Blind Braddock player gets a memorable run


Davonte Pollard, who began losing his sight at age 9, got an emotional first high school carry last week.

Special to The Miami Herald

With a second left on the clock, Braddock running back Davonte Pollard ran onto the field for the first time in his high school career. As Pollard took the handoff, his coaches and teammates cheered wildly as the junior ran the ball for a short gain.

What seemed like a routine play to end a football game, was the culmination of a lifelong battle over adversity for Pollard. Pollard, still gripping the football in his right arm, was surrounded by his teammates and coaches after the play.

“The whole team was hyped up,” junior Evans Othelot said. “Everyone was happy just for him.”

Pollard has had to deal with a unique set of challenges usually not encountered in high school sports.

Pollard is a blind football player.

Diagnosed with a debilitating eye condition as a young child, Pollard refused to let the disease and the eventual blindness that would follow determine his role in society.

“I have no fear. Getting tackled by a human being is no competition to me running into a wall, hitting a pole, a gate, a tree, a grill. That’s what I do on a daily basis,” he said. “Those things don’t move. I run into them and they stand still. I get more injured than they do.

“I run into a human being and I could break their leg or their arm. We can break each other down, or I could just run through them.”

Pollard had been contemplating the idea of playing high school football since his freshman year. Like any teenager, he looked to his parents for approval. Understandably, he was met with some resistance from them.

“They said: ‘What, boy? Are you crazy?’” Pollard said.

Pollard, who is close friends with several football players, started showing up to spring practice last season. Braddock coach Frank Rojas, impressed by Pollard’s enthusiasm, was happy to include him on the team, if Pollard could get the proper medical clearance. Pollard wasted little time getting it. This season, he has trained with the team since summer practice.

Then, after patiently waiting for his chance to play, Pollard was called off the bench by Rojas with his team leading Coral Park last Thursday.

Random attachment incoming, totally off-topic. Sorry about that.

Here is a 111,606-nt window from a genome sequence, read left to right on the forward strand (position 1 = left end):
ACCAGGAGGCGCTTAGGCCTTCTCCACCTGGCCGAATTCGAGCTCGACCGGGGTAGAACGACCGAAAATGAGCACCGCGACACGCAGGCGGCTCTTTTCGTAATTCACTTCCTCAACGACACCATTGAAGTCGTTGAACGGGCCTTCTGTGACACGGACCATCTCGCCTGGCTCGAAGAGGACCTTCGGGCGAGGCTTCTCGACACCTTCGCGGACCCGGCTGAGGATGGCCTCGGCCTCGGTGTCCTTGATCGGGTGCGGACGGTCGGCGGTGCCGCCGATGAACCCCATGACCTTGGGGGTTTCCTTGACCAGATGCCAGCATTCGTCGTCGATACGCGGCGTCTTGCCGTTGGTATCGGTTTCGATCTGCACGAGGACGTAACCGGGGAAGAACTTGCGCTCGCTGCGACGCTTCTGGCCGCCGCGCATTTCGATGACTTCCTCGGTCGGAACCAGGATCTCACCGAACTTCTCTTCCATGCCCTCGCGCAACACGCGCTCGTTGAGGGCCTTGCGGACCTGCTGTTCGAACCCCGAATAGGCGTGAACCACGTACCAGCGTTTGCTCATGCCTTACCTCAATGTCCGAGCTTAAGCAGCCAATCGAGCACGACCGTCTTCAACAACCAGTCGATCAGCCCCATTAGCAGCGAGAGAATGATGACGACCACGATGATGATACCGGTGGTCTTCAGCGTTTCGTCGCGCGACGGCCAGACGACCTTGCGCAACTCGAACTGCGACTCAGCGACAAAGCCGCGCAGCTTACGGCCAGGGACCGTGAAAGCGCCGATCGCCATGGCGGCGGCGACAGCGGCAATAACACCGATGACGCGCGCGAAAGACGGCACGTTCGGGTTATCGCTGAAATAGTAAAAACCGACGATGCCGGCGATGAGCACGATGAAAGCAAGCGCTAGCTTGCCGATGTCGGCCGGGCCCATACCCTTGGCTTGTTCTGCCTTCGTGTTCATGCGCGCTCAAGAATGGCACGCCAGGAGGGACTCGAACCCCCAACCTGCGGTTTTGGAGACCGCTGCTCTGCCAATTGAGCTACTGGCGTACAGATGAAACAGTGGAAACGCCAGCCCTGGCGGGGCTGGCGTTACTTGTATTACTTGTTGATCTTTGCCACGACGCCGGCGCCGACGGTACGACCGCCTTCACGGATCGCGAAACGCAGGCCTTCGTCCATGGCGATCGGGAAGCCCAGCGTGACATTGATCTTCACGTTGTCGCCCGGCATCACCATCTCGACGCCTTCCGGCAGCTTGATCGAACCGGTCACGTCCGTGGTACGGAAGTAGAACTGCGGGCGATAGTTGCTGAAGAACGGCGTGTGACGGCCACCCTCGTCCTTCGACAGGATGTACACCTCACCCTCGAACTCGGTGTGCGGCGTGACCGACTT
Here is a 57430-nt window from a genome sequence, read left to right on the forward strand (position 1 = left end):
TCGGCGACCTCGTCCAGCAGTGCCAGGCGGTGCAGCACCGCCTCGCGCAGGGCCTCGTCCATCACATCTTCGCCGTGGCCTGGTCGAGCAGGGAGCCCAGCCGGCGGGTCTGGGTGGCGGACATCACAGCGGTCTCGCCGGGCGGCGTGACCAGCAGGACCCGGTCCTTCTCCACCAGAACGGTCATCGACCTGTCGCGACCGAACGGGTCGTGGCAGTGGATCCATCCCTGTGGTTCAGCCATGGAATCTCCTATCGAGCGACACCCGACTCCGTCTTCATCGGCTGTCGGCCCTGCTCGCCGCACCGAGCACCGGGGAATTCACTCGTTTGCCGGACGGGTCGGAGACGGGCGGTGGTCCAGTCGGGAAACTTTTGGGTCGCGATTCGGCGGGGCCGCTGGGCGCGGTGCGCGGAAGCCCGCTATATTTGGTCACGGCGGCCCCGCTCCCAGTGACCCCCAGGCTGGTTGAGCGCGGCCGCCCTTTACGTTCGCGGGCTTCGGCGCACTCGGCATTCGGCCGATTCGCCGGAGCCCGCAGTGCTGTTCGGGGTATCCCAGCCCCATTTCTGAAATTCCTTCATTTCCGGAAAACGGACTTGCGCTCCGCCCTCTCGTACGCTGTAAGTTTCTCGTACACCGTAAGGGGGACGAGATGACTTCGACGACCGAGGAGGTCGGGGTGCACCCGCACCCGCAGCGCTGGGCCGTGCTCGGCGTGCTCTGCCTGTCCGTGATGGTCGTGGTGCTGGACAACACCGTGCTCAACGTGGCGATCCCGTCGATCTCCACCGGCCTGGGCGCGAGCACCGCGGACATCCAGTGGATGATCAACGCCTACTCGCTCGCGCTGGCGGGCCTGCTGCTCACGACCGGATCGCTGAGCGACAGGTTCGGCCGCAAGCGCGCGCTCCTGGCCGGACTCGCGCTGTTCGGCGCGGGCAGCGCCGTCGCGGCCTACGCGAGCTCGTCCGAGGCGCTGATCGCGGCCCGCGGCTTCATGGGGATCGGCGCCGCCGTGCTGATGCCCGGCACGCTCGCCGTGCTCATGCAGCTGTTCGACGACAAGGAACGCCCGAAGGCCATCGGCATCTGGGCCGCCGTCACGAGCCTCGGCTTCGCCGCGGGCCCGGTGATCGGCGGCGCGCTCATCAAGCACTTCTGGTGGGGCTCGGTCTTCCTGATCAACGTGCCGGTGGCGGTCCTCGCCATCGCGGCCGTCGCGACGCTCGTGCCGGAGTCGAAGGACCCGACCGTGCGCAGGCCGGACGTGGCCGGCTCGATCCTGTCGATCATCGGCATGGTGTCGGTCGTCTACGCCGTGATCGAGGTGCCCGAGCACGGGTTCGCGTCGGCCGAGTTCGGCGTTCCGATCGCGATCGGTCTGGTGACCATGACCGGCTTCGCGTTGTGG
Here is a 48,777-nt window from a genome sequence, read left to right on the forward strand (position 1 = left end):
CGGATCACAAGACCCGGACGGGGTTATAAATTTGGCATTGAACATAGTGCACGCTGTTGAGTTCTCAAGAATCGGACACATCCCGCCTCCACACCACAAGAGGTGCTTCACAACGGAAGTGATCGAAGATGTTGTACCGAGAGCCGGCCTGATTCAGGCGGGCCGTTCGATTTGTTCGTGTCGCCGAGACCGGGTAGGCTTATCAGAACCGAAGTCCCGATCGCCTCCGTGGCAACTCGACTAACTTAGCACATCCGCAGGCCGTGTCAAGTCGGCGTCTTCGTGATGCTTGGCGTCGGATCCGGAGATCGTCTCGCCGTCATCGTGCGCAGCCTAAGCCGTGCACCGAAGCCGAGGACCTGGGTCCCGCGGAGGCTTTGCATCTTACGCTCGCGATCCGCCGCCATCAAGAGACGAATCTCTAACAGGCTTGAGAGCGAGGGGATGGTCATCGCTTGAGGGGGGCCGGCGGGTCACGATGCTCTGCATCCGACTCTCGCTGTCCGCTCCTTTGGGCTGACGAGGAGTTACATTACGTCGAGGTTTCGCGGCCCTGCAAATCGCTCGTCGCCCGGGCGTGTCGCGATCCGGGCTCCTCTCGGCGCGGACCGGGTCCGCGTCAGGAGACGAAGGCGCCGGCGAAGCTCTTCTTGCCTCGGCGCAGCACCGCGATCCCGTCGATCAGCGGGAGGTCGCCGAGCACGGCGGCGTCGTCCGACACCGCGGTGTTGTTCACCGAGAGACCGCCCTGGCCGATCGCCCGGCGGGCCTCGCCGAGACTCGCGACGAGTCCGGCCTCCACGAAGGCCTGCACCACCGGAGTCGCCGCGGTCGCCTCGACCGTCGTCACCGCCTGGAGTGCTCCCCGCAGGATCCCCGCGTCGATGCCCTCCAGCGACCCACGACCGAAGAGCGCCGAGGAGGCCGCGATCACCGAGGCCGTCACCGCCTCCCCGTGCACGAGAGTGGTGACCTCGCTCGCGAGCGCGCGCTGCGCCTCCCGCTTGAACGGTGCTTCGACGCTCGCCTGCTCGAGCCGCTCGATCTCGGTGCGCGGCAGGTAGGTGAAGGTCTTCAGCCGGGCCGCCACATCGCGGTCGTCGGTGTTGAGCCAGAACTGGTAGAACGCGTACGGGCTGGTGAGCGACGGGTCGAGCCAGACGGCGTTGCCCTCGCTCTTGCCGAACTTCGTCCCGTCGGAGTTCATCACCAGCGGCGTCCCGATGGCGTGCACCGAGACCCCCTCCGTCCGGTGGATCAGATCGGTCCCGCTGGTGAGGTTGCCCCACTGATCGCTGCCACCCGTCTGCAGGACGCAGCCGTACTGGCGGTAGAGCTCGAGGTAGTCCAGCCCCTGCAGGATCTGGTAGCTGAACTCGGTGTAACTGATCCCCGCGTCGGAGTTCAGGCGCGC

Even Pollard was shocked.

“I didn’t even feel [the tackle],” he said.

A pee-wee football player growing up, Pollard was forced to abandon football when the disease, retinitis pigmentosa, slowly took away his ability to see. Adjusting to his new reality was not easy.

Pollard remembers a doctor telling him he was going to lose his vision. He was 9. The words sounded to him like an empty threat, or possibly, a cruel lie.

“One day I was crying and I told myself, ‘I’m not a cry baby,’” he said. “Even though you’re losing your vision, you can do a lot of things as long as you put your mind to it.”

That type of determination led Pollard to teach himself the guitar and piano in the years following the progression of his disease. An aspiring musician, Pollard writes poetry and is learning how to rap. Pollard looks to idols like Stevie Wonder and Ray Charles for inspiration. Music has been a creative release for Pollard. The soft-spoken teen has also started making music for hip-hop songs.

Pollard’s attitude and resolve has spread around the locker room. His teammates look to him for inspiration. With the team in the midst of a four-game losing streak, Pollard continued to encourage them not to give up.

“It made me appreciate more that I have the ability to play the game,” Othelot said. “Although he’s blind he still wants to play the game. It made me humble in a sense. It made me understand that I shouldn’t take what I have for granted.”

Read more Miami-Dade High Schools stories from the Miami Herald

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